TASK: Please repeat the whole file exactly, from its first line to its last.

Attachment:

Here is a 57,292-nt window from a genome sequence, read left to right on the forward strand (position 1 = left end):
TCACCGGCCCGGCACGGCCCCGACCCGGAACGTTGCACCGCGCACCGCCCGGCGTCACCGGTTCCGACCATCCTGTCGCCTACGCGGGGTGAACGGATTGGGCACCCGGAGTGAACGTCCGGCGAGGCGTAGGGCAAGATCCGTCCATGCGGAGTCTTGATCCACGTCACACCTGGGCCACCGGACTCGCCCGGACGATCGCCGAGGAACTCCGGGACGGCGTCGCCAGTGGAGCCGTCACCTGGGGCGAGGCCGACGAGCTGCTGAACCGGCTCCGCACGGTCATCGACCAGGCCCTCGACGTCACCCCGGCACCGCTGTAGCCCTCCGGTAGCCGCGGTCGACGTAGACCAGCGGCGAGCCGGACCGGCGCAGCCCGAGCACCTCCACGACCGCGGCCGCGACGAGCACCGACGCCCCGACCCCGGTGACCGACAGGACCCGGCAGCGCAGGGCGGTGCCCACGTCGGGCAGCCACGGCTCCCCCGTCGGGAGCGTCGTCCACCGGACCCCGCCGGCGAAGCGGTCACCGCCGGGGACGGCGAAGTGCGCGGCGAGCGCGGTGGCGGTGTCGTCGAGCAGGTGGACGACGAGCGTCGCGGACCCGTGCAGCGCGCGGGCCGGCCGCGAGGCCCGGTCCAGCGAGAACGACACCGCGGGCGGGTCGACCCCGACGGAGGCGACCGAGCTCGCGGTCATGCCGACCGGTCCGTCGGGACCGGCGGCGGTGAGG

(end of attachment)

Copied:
Here is a 57,292-nt window from a genome sequence, read left to right on the forward strand (position 1 = left end):
TCACCGGCCCGGCACGGCCCCGACCCGGAACGTTGCACCGCGCACCGCCCGGCGTCACCGGTTCCGACCATCCTGTCGCCTACGCGGGGTGAACGGATTGGGCACCCGGAGTGAACGTCCGGCGAGGCGTAGGGCAAGATCCGTCCATGCGGAGTCTTGATCCACGTCACACCTGGGCCACCGGACTCGCCCGGACGATCGCCGAGGAACTCCGGGACGGCGTCGCCAGTGGAGCCGTCACCTGGGGCGAGGCCGACGAGCTGCTGAACCGGCTCCGCACGGTCATCGACCAGGCCCTCGACGTCACCCCGGCACCGCTGTAGCCCTCCGGTAGCCGCGGTCGACGTAGACCAGCGGCGAGCCGGACCGGCGCAGCCCGAGCACCTCCACGACCGCGGCCGCGACGAGCACCGACGCCCCGACCCCGGTGACCGACAGGACCCGGCAGCGCAGGGCGGTGCCCACGTCGGGCAGCCACGGCTCCCCCGTCGGGAGCGTCGTCCACCGGACCCCGCCGGCGAAGCGGTCACCGCCGGGGACGGCGAAGTGCGCGGCGAGCGCGGTGGCGGTGTCGTCGAGCAGGTGGACGACGAGCGTCGCGGACCCGTGCAGCGCGCGGGCCGGCCGCGAGGCCCGGTCCAGCGAGAACGACACCGCGGGCGGGTCGACCCCGACGGAGGCGACCGAGCTCGCGGTCATGCCGACCGGTCCGTCGGGACCGGCGGCGGTGAGG